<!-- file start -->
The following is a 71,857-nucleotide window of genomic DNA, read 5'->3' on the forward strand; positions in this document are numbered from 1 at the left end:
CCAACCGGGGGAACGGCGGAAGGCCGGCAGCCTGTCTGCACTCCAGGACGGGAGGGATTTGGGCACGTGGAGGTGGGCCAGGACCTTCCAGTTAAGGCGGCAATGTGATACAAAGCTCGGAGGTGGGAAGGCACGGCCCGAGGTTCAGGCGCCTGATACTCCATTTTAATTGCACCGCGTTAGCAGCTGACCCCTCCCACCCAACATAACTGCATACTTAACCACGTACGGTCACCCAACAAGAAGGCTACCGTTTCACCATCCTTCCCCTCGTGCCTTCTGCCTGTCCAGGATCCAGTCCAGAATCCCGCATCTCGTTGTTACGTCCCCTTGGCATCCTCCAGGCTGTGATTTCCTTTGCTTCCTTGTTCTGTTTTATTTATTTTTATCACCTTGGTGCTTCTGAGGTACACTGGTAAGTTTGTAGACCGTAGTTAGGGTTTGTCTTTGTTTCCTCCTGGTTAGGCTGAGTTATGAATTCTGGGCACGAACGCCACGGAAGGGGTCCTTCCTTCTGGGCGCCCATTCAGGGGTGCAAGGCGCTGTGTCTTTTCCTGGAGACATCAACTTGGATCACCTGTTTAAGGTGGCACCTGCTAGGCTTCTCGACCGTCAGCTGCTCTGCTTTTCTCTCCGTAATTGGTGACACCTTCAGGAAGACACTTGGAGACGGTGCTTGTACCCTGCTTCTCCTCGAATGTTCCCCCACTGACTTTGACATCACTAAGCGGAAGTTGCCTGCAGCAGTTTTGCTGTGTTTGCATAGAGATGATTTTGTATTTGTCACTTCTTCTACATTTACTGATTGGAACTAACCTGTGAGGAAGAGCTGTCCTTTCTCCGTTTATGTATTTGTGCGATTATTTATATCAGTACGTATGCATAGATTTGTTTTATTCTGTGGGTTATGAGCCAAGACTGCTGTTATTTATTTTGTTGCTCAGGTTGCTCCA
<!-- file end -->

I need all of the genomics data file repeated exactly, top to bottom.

The following is a 71,857-nucleotide window of genomic DNA, read 5'->3' on the forward strand; positions in this document are numbered from 1 at the left end:
CCAACCGGGGGAACGGCGGAAGGCCGGCAGCCTGTCTGCACTCCAGGACGGGAGGGATTTGGGCACGTGGAGGTGGGCCAGGACCTTCCAGTTAAGGCGGCAATGTGATACAAAGCTCGGAGGTGGGAAGGCACGGCCCGAGGTTCAGGCGCCTGATACTCCATTTTAATTGCACCGCGTTAGCAGCTGACCCCTCCCACCCAACATAACTGCATACTTAACCACGTACGGTCACCCAACAAGAAGGCTACCGTTTCACCATCCTTCCCCTCGTGCCTTCTGCCTGTCCAGGATCCAGTCCAGAATCCCGCATCTCGTTGTTACGTCCCCTTGGCATCCTCCAGGCTGTGATTTCCTTTGCTTCCTTGTTCTGTTTTATTTATTTTTATCACCTTGGTGCTTCTGAGGTACACTGGTAAGTTTGTAGACCGTAGTTAGGGTTTGTCTTTGTTTCCTCCTGGTTAGGCTGAGTTATGAATTCTGGGCACGAACGCCACGGAAGGGGTCCTTCCTTCTGGGCGCCCATTCAGGGGTGCAAGGCGCTGTGTCTTTTCCTGGAGACATCAACTTGGATCACCTGTTTAAGGTGGCACCTGCTAGGCTTCTCGACCGTCAGCTGCTCTGCTTTTCTCTCCGTAATTGGTGACACCTTCAGGAAGACACTTGGAGACGGTGCTTGTACCCTGCTTCTCCTCGAATGTTCCCCCACTGACTTTGACATCACTAAGCGGAAGTTGCCTGCAGCAGTTTTGCTGTGTTTGCATAGAGATGATTTTGTATTTGTCACTTCTTCTACATTTACTGATTGGAACTAACCTGTGAGGAAGAGCTGTCCTTTCTCCGTTTATGTATTTGTGCGATTATTTATATCAGTACGTATGCATAGATTTGTTTTATTCTGTGGGTTATGAGCCAAGACTGCTGTTATTTATTTTGTTGCTCAGGTTGCTCCA